Updated: Dec 3, 2020
Remember the good ole college days? Those years when we didn’t have much money, but still figured out how to eat and get drunk? We learned some of the most valuable budgeting techniques in these formative years.
I’m an Adult Now! I Deserve to Live Like One!
As soon as we get our first job and enter the work force as an adult, we seem to forget what it was like to be poor. We buy a nice car, nice clothes for work, or some nice furniture that doesn’t smell like “that Craigslist guy.”
Now we’ve got student loan payments, a car payment, and sprinkle on a little credit card debt for fun. Don’t forget, now we’re going out to restaurants or bars with friends to feel like a real adult who drinks expensive cocktails instead of Bud Light from a keg.
Living on $100 Per Week in College
I had various work-study jobs back in the day that paid me about $100 per week. This was all the money I had to my name. My father was kind enough to sponsor my rent when I wasn’t interning. That $100 covered all of my expenses for the week (food and beer) and also covered my shared utility bills.
I lived on rice and beans, pasta, ramen noodles, sandwiches, and light beer. A vast majority of my money was going to beer. If I needed toothpaste or it was my turn to buy toilet paper, I had less money to work with for the week.
The $0 Day Strategy
A budgeting strategy I like to use is to have as many $0 days as possible for the month. This means that you spend $0 for the whole day. If you break out how much money you spend per month aside from bills and rent, you will see how much you are allowed to spend per day.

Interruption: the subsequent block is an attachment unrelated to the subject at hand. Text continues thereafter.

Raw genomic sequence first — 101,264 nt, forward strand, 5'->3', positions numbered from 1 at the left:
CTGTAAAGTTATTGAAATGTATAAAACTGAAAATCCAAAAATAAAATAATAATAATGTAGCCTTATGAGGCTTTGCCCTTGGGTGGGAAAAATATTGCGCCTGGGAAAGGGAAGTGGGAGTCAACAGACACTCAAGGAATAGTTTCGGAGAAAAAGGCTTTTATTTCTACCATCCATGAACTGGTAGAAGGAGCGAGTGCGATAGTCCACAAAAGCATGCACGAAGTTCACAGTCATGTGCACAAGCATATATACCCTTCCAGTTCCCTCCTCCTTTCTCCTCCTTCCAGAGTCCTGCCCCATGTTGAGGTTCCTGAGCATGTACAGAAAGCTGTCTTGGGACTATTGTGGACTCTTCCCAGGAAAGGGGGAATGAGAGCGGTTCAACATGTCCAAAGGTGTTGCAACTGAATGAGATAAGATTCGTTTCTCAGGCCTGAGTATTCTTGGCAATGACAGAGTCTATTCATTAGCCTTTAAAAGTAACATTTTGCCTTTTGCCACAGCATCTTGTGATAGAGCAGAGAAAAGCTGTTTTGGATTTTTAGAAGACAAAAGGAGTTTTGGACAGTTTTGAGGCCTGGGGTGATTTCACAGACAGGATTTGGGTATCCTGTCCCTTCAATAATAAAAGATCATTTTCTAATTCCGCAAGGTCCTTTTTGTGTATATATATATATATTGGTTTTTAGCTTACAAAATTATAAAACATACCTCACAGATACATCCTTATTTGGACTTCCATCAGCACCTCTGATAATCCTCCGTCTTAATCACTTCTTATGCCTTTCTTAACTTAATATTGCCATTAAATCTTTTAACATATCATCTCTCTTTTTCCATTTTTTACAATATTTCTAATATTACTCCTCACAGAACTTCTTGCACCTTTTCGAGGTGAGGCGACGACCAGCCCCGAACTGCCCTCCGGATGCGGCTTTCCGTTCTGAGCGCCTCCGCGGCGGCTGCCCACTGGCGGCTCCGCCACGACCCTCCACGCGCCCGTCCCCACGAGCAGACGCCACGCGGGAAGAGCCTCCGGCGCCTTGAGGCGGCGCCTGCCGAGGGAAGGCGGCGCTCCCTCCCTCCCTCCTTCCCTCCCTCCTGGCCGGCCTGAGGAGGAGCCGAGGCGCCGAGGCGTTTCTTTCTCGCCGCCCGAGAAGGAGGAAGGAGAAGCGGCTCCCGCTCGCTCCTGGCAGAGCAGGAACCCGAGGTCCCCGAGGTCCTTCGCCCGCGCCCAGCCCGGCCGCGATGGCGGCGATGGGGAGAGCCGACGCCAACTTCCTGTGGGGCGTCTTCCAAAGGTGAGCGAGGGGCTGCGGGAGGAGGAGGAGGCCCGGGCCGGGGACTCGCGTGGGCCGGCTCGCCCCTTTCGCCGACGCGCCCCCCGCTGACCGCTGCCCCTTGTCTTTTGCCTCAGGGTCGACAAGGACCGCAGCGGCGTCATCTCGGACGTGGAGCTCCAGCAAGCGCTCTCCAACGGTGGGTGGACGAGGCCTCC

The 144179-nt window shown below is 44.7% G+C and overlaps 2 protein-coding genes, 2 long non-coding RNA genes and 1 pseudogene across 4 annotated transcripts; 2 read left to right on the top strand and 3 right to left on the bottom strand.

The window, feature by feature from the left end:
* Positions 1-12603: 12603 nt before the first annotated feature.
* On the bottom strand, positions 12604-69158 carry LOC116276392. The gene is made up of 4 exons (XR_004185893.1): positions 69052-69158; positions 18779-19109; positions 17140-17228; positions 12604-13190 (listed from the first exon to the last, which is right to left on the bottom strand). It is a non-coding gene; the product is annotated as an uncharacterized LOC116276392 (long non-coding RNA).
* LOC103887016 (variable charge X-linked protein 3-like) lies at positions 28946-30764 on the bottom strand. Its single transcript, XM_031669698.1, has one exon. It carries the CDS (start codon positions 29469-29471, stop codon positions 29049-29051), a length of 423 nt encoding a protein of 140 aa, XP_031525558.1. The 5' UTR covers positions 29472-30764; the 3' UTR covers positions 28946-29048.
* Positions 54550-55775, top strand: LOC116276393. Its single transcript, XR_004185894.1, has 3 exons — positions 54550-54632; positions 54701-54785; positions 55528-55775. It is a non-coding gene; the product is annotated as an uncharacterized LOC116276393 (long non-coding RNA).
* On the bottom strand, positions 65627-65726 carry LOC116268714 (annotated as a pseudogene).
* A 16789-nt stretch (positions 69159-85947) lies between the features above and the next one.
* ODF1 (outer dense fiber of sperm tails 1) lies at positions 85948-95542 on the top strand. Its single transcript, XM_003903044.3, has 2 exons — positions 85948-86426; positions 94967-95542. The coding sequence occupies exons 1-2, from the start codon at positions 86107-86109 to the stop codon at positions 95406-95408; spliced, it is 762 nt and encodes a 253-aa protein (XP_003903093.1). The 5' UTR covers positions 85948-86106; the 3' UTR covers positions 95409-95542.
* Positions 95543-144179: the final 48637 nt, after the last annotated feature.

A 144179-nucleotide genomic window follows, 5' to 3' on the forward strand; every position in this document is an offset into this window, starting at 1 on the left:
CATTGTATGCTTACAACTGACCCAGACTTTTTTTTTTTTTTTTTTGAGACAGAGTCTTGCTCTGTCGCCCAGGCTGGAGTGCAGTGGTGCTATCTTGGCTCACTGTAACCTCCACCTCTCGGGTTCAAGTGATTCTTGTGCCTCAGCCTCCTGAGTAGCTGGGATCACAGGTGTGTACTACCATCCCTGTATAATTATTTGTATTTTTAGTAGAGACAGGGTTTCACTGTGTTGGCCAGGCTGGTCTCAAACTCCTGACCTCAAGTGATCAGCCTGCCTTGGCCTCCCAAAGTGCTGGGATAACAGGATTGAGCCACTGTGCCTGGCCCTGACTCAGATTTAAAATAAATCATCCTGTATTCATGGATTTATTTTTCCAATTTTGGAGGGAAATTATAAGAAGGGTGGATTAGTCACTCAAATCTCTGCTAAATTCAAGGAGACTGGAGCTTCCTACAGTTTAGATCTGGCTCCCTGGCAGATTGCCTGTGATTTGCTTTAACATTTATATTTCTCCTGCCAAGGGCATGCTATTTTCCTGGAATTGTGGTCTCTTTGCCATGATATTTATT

If you make $60k per year ($4k per month take home pay), and pay $1,500 per month for rent and bills, your monthly disposable income is $2,500 per month. Let’s say you also wanted to save $1,000 per month. $1,500 spending cash divided by 30 days is $50 per day.
Every day that you can spend $0 means that you can spend $100 the next day. If you can make a string of $0 days, you can build a surplus of extra cash, which you can use to save more or pay down debt.
If you can, buy in bulk for things that you spend money on in a given month. Buy a 36-pack of toilet paper; this saved my ass (literally) at the start of the COVID-19 Pandemic. Buy 2 for 1 deoderant and toothpaste. Look at the per-unit price of items at the grocery store to see what gives you the best deal. Shop off-brand items when possible. If you’re going to drink beer, buy a 30-pack. If you’re going to drink whiskey, buy a 1.75 liter handle.
Why Should I Budget Like a College Student?
Because your future depends upon it! If you value traveling, these techniques can help you buy a plane ticket, just by having a few $0 days! These small changes can have profound effects. Being frugal and smart in small places can give you more freedom to spend money on things you enjoy doing. These strategies can help you get out of debt faster. They can help you save and invest more money to create financial independence.
Everyday millionaires aren’t driving around brand-new Teslas or Lamborghinis. They are the guys driving used vehicles for 30 years, who have been smart with their spending. They are humble and conservative and have piles of cash invested. Being flashy on the outside is not necessarily a sign of wealth. Be flashy on the inside and build your wealth!